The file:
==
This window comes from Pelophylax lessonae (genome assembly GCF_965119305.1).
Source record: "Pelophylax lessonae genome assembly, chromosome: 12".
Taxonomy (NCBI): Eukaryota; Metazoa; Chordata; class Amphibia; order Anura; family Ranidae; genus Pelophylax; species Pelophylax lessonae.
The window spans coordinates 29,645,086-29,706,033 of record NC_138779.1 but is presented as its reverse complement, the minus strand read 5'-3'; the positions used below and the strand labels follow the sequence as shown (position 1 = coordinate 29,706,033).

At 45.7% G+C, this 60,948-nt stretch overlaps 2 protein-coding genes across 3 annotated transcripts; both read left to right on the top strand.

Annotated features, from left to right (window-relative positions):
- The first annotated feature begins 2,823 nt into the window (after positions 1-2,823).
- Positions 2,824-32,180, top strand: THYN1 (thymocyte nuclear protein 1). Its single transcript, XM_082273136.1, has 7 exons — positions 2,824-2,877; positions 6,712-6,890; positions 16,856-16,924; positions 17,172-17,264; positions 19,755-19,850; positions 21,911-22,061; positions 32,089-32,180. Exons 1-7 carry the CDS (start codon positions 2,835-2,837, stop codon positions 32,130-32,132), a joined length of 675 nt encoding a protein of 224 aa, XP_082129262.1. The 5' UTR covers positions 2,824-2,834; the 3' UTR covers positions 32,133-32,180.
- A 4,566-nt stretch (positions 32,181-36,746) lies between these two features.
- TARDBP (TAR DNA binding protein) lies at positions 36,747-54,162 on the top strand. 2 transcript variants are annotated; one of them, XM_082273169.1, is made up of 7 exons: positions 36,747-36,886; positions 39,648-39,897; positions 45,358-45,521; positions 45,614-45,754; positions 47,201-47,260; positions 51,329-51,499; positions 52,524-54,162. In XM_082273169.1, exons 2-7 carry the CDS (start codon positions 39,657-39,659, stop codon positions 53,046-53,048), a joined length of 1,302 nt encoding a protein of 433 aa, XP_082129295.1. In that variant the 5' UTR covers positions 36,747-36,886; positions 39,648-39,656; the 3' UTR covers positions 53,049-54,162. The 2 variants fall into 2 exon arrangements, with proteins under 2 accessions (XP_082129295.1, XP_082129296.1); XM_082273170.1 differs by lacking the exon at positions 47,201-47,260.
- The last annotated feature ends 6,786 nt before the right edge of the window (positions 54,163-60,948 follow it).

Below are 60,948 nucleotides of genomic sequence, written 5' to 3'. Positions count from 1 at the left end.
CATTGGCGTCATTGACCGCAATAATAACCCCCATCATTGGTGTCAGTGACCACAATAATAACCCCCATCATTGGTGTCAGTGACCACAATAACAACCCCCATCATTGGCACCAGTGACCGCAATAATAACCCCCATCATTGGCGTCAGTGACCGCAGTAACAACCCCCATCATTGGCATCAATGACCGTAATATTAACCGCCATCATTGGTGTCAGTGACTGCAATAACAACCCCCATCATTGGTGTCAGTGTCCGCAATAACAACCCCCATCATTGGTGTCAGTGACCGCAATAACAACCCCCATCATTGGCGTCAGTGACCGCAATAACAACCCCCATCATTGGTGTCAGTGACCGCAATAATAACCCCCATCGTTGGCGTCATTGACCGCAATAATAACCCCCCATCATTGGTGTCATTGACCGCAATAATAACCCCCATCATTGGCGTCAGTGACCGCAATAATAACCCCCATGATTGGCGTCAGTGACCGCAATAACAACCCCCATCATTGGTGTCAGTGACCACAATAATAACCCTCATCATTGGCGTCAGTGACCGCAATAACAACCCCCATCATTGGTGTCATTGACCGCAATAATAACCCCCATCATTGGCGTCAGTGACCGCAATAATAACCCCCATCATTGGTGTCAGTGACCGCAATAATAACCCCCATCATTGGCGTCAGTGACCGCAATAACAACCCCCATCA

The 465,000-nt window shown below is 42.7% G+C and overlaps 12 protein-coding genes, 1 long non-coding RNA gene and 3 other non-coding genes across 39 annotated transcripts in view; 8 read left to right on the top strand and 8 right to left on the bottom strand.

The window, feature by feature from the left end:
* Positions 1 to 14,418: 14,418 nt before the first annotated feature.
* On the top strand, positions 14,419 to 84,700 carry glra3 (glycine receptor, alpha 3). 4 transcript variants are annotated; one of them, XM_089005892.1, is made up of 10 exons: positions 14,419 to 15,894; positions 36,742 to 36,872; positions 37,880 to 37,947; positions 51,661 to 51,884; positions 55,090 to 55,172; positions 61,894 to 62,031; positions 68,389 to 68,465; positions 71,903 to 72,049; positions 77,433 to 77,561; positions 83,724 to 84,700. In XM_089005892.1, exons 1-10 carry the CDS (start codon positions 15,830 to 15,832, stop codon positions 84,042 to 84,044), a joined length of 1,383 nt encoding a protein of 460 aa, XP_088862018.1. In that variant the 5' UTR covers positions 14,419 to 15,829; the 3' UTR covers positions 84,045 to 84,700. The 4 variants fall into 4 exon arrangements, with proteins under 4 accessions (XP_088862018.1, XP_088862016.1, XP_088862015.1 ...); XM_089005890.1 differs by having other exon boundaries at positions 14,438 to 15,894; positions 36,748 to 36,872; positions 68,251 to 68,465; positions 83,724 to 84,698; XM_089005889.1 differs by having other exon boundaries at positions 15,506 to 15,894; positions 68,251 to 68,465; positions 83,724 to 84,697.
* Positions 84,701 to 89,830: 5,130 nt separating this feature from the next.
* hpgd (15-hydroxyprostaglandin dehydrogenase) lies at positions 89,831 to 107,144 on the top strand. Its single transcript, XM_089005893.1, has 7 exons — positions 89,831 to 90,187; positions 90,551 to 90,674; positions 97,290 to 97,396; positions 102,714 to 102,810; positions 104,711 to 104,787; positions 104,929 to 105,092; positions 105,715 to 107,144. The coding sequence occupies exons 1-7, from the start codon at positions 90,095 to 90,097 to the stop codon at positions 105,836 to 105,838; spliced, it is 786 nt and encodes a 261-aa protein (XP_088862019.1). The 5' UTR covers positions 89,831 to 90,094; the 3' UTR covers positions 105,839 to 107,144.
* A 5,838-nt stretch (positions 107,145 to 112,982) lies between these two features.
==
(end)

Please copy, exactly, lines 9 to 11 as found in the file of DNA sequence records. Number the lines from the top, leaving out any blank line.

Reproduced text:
- A 4,566-nt stretch (positions 32,181-36,746) lies between these two features.
- TARDBP (TAR DNA binding protein) lies at positions 36,747-54,162 on the top strand. 2 transcript variants are annotated; one of them, XM_082273169.1, is made up of 7 exons: positions 36,747-36,886; positions 39,648-39,897; positions 45,358-45,521; positions 45,614-45,754; positions 47,201-47,260; positions 51,329-51,499; positions 52,524-54,162. In XM_082273169.1, exons 2-7 carry the CDS (start codon positions 39,657-39,659, stop codon positions 53,046-53,048), a joined length of 1,302 nt encoding a protein of 433 aa, XP_082129295.1. In that variant the 5' UTR covers positions 36,747-36,886; positions 39,648-39,656; the 3' UTR covers positions 53,049-54,162. The 2 variants fall into 2 exon arrangements, with proteins under 2 accessions (XP_082129295.1, XP_082129296.1); XM_082273170.1 differs by lacking the exon at positions 47,201-47,260.
- The last annotated feature ends 6,786 nt before the right edge of the window (positions 54,163-60,948 follow it).